Use Cases for IT Forensics – Deep Investigation into Your Windows Environment

“Which files and folders can Dave in Tech Support modify?”

“HR just gave us a heads-up on these former employees. Find out which servers they had access to.”

“Check to see who changed permissions on any of the folders in Marketing in the last 24 hours.”

“Ravi says he’s lost cloud access. See what’s going on.”

Do you like responding to IT issues like these? Most IT admins don’t mind a little investigative work now and then. It keeps their skills sharp.

But checking security and compliance like that is no fun when you don’t have the right tools. And as more of these issues are rooted in the cloud, three out of four security professionals are realizing that traditional security tools don’t offer the insight they need.


Use Cases for IT Forensics – IT Security Search

Last time, I introduced IT Security Search, the intelligent looking glass into your environment. It’s a web interface that correlates IT data from disparate systems into an interactive search engine. In this post, I’ll take you through four common issues and show how you can use IT Security Search to get to the bottom of them.

IT Security Search pulls together the data from Quest platform management products – Enterprise Reporter, Change Auditor, InTrust, Recovery Manager for Active Directory and Active Roles – at no additional cost to you. It lets you run simple, text-based searches on your entire environment from a search field that looks like this:

Just like performing an ordinary web search, you drill into the search results until you can discover who has access to data, how they obtained it and how they’ve used it.

It’s a lot easier than studying log files all day and all night. Have a look at some examples.

Use case 1: Security breach

Think about currency the way a cybercrook thinks about it, in terms of personally identifiable information (PII), credit card numbers, health care data and intellectual property. Those assets live in databases and in files on drives with shares, and you can best defend them through monitoring, auditing and searching for access and permissions.

In the event of a security breach you can use IT Security Search to investigate who did what in two main ways:

  • Find all occurrences of the file, folder, group or user account in your environment. Then use the links in search results to create a context for your investigation and filter out irrelevant data. In these results, four instances of files turn up after a search on “*credit*” in IT Security Search:

  • Find all occurrences of a given event, especially within a specific period of time. The timeline below shows how you can quickly locate peaks of activity that need closer examination:

Drilling down into link after link, you discover who accessed the file when, who granted the permissions, any other files and folders to which the user has permissions and any activity initiated by the user.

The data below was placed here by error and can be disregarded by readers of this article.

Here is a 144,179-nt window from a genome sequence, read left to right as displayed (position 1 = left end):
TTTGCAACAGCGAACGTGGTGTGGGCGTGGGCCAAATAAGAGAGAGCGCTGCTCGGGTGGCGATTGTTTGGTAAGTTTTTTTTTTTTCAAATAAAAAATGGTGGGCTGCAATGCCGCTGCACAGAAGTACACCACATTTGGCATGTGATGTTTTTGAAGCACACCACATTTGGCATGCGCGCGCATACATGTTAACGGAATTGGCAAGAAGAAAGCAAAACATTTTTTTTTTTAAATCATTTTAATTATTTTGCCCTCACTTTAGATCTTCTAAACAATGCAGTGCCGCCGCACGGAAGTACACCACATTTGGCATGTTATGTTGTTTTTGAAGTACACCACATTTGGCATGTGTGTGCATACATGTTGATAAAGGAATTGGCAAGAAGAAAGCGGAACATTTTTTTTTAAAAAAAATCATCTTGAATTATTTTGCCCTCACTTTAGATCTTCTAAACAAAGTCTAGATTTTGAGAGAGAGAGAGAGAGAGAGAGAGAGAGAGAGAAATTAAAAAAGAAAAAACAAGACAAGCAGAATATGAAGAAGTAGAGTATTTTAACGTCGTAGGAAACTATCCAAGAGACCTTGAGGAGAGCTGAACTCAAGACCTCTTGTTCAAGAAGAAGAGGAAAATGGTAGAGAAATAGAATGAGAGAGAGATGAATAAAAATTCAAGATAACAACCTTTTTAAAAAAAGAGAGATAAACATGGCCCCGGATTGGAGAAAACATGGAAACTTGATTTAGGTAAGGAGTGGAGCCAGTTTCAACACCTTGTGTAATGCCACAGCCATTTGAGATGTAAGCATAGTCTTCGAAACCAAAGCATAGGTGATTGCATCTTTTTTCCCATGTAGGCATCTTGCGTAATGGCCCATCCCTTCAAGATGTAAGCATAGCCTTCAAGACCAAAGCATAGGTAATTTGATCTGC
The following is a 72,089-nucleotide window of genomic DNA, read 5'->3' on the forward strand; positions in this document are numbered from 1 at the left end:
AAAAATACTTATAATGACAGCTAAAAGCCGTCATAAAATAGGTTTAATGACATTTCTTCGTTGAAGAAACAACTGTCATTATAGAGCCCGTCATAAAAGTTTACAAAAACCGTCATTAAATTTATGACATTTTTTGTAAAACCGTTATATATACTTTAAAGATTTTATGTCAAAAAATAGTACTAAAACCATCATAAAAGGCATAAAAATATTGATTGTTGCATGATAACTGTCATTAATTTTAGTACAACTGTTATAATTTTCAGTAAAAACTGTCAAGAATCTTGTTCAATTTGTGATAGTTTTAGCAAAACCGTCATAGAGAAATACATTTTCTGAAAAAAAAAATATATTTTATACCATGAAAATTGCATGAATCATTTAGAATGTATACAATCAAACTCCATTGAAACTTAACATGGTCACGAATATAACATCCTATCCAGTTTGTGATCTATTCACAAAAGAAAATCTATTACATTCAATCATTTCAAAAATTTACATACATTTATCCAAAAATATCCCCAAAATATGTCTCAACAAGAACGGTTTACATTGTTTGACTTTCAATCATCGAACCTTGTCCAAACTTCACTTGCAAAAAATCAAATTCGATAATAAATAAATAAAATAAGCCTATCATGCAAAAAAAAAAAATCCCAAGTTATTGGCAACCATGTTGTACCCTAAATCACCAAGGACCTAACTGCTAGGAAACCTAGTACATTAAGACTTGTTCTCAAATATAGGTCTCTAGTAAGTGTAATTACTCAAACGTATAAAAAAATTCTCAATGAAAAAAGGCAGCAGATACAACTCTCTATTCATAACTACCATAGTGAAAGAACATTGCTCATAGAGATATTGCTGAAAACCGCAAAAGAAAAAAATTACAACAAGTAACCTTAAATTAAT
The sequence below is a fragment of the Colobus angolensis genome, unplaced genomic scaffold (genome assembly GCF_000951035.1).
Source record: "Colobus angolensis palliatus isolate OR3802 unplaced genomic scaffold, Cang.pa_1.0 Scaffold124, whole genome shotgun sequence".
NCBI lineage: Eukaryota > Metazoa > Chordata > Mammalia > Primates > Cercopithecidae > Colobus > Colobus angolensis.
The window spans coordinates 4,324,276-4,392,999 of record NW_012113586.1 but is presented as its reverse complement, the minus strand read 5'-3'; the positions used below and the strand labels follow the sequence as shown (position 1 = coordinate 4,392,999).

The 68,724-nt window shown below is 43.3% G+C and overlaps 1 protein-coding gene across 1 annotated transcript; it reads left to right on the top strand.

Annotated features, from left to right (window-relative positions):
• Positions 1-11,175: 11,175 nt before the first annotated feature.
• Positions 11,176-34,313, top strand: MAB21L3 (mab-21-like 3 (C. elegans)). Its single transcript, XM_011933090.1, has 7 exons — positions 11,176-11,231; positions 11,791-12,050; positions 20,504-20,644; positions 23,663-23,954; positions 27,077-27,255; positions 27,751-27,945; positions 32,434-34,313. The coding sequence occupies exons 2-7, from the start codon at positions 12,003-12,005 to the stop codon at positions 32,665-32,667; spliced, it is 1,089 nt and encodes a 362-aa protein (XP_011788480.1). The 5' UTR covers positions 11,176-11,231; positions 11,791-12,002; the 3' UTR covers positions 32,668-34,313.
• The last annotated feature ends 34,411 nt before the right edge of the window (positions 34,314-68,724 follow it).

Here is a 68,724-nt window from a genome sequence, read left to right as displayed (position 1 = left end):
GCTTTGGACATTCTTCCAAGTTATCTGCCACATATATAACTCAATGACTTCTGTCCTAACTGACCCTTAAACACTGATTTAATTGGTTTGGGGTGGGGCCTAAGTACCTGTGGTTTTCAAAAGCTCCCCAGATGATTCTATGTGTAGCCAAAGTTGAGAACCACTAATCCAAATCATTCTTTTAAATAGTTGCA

Want to see how we used IT Security Search to crack the mystery of a mock payment card breach investigation? Check out the on-demand webcast, Inside a Mock Breach Investigation.

Use Case 2: Tracking Permission Management

IT Security Search allows drill-down on any file or folder it finds with links showing “Who changed permissions on this file” and “Who changed permissions on this folder,” respectively:

The links lead you further down the investigative path.

Use Case 3: Rolling back changes

Show me something that has suddenly stopped working, and I’ll show you an accidental deletion. Or maybe a deliberate deletion. In either event, your job is to find the change that unexpectedly occurred and roll it back, if need be.

When connected to Recovery Manager for Active Directory, IT Security Search lets you start your search from the high level of the user ID. As you drill down, you arrive at the change history of related Active Directory objects and explore the three most recent states of objects on the History tab. Here, investigation leads to the conclusion that the user account was deleted:

Assuming the deletion was accidental, you can restore the object to an earlier state.

Use Case 4: Access Reconciliation

To find events where a particular, known user is somehow involved (as the doer or as a subject), simply search on any of the names that identify that user in the environment. For example, enter the string “dana easton” OR “easton dana” OR “danaeaston” OR “eastondana.” The search results rank downward in relevance, and you can refine your search by Who, What, Where, Workstation and Whom facets. You can also search on the name of the user’s manager, then look for the user among the manager's direct reports.

Once you’ve found the user, IT Security Search provides links to the “Files and folders owned by this user” and “Files and folders where this user has permissions” as shown below:

Alternately, you can start from a particular file or folder and examine its table of permissions, which will lead you to all users with access.


Get started with IT Security Search

“How can I get my hands on all that information?” you ask. By getting your hands on Quest platform management products – Enterprise Reporter, Change Auditor, InTrust, Recovery Manager for Active Directory and Active Roles – and installing IT Security Search at no extra cost.

In my next few posts, I’ll describe each of those platform management products so you can see how they collect the data and make it available as a search-based IT forensics tool.


Start Investigating